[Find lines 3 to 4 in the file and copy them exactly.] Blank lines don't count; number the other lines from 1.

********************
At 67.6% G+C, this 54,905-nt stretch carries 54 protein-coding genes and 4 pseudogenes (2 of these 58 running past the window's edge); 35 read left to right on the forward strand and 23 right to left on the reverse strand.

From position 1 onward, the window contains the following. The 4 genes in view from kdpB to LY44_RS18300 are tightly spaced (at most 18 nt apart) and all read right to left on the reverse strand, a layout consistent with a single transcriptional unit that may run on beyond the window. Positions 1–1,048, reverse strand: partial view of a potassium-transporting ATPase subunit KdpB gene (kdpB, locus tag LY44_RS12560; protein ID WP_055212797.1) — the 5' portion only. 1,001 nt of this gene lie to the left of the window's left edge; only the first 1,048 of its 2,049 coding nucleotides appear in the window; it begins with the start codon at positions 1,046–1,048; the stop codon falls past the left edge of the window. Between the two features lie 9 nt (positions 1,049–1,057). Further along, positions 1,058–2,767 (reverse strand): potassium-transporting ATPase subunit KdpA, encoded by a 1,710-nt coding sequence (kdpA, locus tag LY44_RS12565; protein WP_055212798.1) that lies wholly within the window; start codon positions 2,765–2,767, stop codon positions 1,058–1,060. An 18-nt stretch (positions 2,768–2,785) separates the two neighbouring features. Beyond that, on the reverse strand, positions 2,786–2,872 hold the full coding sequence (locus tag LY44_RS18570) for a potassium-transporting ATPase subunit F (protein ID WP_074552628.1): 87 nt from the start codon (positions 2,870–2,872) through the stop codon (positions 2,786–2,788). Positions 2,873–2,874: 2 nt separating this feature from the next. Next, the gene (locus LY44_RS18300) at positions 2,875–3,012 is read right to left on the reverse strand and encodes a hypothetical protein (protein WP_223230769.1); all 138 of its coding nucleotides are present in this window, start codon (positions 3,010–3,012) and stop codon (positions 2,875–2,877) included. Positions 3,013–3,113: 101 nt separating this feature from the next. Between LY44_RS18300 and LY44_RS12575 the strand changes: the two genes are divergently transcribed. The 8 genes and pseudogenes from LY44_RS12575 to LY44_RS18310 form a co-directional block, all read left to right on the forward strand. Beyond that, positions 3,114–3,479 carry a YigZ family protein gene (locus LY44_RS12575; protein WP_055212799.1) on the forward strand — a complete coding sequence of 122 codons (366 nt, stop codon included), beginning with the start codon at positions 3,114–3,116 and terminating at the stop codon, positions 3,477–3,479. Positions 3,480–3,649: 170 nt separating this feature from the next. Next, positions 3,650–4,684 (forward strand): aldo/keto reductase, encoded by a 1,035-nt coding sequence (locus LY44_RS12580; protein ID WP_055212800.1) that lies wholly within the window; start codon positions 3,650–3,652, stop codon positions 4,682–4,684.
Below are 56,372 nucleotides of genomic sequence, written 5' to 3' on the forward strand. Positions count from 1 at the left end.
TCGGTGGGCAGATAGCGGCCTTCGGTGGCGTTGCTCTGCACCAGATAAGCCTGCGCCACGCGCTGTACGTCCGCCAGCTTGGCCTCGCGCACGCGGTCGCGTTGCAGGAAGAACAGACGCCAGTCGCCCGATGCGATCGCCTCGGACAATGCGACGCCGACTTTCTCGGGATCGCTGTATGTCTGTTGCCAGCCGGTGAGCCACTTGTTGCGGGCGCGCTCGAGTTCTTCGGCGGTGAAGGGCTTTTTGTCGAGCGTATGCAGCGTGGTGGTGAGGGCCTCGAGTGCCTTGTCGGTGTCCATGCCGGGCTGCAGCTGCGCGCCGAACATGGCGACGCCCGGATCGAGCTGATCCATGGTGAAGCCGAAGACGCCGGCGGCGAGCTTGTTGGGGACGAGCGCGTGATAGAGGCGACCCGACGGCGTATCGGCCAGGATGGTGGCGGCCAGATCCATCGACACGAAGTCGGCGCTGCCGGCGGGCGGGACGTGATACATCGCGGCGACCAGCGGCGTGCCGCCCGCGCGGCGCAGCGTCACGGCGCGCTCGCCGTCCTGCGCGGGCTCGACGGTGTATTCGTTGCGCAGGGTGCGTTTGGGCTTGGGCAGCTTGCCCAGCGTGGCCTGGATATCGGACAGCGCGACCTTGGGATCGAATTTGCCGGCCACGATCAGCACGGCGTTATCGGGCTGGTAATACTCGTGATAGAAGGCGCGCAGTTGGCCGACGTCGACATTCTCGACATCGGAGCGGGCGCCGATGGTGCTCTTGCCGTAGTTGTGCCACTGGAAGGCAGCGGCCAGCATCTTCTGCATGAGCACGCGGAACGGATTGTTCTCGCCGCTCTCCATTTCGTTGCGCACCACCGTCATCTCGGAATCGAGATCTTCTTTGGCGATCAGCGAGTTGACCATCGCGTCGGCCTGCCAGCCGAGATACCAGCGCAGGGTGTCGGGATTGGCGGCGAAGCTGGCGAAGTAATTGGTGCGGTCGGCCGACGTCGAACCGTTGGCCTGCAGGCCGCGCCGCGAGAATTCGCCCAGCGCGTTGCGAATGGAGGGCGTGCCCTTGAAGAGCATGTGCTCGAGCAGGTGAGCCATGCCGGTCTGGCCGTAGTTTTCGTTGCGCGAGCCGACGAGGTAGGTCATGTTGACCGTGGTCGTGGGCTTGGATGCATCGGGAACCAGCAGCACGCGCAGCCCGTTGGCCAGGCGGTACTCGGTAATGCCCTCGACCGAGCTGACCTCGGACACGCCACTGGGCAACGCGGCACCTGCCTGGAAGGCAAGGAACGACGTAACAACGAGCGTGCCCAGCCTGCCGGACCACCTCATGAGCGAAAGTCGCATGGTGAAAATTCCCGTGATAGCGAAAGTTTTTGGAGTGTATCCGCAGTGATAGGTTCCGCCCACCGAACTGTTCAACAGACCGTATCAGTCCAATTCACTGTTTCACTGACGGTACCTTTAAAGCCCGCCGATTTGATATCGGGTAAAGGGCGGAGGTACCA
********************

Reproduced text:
Below are 56,372 nucleotides of genomic sequence, written 5' to 3' on the forward strand. Positions count from 1 at the left end.
TCGGTGGGCAGATAGCGGCCTTCGGTGGCGTTGCTCTGCACCAGATAAGCCTGCGCCACGCGCTGTACGTCCGCCAGCTTGGCCTCGCGCACGCGGTCGCGTTGCAGGAAGAACAGACGCCAGTCGCCCGATGCGATCGCCTCGGACAATGCGACGCCGACTTTCTCGGGATCGCTGTATGTCTGTTGCCAGCCGGTGAGCCACTTGTTGCGGGCGCGCTCGAGTTCTTCGGCGGTGAAGGGCTTTTTGTCGAGCGTATGCAGCGTGGTGGTGAGGGCCTCGAGTGCCTTGTCGGTGTCCATGCCGGGCTGCAGCTGCGCGCCGAACATGGCGACGCCCGGATCGAGCTGATCCATGGTGAAGCCGAAGACGCCGGCGGCGAGCTTGTTGGGGACGAGCGCGTGATAGAGGCGACCCGACGGCGTATCGGCCAGGATGGTGGCGGCCAGATCCATCGACACGAAGTCGGCGCTGCCGGCGGGCGGGACGTGATACATCGCGGCGACCAGCGGCGTGCCGCCCGCGCGGCGCAGCGTCACGGCGCGCTCGCCGTCCTGCGCGGGCTCGACGGTGTATTCGTTGCGCAGGGTGCGTTTGGGCTTGGGCAGCTTGCCCAGCGTGGCCTGGATATCGGACAGCGCGACCTTGGGATCGAATTTGCCGGCCACGATCAGCACGGCGTTATCGGGCTGGTAATACTCGTGATAGAAGGCGCGCAGTTGGCCGACGTCGACATTCTCGACATCGGAGCGGGCGCCGATGGTGCTCTTGCCGTAGTTGTGCCACTGGAAGGCAGCGGCCAGCATCTTCTGCATGAGCACGCGGAACGGATTGTTCTCGCCGCTCTCCATTTCGTTGCGCACCACCGTCATCTCGGAATCGAGATCTTCTTTGGCGATCAGCGAGTTGACCATCGCGTCGGCCTGCCAGCCGAGATACCAGCGCAGGGTGTCGGGATTGGCGGCGAAGCTGGCGAAGTAATTGGTGCGGTCGGCCGACGTCGAACCGTTGGCCTGCAGGCCGCGCCGCGAGAATTCGCCCAGCGCGTTGCGAATGGAGGGCGTGCCCTTGAAGAGCATGTGCTCGAGCAGGTGAGCCATGCCGGTCTGGCCGTAGTTTTCGTTGCGCGAGCCGACGAGGTAGGTCATGTTGACCGTGGTCGTGGGCTTGGATGCATCGGGAACCAGCAGCACGCGCAGCCCGTTGGCCAGGCGGTACTCGGTAATGCCCTCGACCGAGCTGACCTCGGACACGCCACTGGGCAACGCGGCACCTGCCTGGAAGGCAAGGAACGACGTAACAACGAGCGTGCCCAGCCTGCCGGACCACCTCATGAGCGAAAGTCGCATGGTGAAAATTCCCGTGATAGCGAAAGTTTTTGGAGTGTATCCGCAGTGATAGGTTCCGCCCACCGAACTGTTCAACAGACCGTATCAGTCCAATTCACTGTTTCACTGACGGTACCTTTAAAGCCCGCCGATTTGATATCGGGTAAAGGGCGGAGGTACCA